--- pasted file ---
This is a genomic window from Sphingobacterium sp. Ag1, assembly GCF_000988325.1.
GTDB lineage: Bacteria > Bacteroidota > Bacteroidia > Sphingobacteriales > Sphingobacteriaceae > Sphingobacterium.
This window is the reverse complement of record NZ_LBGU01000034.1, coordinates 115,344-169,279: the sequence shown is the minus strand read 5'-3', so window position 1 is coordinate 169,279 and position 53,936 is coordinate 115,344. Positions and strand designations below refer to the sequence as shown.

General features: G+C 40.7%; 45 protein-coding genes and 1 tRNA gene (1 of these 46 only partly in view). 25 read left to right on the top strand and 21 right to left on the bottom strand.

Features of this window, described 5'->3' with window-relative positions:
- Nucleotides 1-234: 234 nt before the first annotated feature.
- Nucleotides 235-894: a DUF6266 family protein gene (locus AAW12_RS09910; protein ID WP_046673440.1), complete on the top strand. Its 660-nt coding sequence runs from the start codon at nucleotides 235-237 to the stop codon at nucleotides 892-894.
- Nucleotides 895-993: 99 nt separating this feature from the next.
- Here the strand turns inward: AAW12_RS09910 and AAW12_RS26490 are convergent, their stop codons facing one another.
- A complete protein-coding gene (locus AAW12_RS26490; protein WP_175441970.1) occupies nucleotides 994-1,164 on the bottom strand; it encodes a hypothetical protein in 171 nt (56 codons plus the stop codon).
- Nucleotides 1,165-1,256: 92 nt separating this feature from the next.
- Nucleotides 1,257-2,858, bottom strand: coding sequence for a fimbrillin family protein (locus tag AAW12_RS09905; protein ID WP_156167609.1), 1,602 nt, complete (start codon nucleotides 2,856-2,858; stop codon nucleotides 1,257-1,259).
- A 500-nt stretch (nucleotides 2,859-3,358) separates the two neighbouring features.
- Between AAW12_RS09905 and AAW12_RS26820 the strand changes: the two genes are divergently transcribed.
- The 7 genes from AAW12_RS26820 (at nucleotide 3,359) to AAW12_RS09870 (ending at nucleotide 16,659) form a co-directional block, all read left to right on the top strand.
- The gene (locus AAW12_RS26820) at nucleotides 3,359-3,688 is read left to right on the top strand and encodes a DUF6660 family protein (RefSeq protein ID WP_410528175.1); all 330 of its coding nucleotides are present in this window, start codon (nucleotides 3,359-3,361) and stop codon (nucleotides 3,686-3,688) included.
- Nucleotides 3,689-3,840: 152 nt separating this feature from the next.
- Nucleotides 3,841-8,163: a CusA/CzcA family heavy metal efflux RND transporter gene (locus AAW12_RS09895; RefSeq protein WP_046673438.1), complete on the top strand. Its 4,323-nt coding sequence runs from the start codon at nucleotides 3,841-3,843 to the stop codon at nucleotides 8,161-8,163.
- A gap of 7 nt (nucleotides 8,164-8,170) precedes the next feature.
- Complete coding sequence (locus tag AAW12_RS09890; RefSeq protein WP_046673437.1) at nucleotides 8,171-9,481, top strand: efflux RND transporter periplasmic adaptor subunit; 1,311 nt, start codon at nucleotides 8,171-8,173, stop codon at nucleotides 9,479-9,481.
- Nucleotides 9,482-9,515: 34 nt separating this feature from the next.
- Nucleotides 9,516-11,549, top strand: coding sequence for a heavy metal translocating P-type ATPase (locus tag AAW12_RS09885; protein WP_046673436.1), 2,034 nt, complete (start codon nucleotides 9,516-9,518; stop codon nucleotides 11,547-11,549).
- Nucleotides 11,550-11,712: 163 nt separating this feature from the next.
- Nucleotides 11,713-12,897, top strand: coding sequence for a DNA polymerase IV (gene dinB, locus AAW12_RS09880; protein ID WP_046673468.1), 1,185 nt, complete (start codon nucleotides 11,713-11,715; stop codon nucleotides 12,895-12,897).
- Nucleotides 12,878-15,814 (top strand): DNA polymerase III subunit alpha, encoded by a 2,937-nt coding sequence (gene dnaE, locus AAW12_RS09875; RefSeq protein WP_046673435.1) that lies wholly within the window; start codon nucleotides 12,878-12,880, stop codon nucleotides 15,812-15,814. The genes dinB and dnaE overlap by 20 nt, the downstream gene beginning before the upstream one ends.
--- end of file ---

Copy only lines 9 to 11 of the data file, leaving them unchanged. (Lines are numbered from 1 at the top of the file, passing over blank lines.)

- Here the strand turns inward: AAW12_RS09910 and AAW12_RS26490 are convergent, their stop codons facing one another.
- A complete protein-coding gene (locus AAW12_RS26490; protein WP_175441970.1) occupies nucleotides 994-1,164 on the bottom strand; it encodes a hypothetical protein in 171 nt (56 codons plus the stop codon).
- Nucleotides 1,165-1,256: 92 nt separating this feature from the next.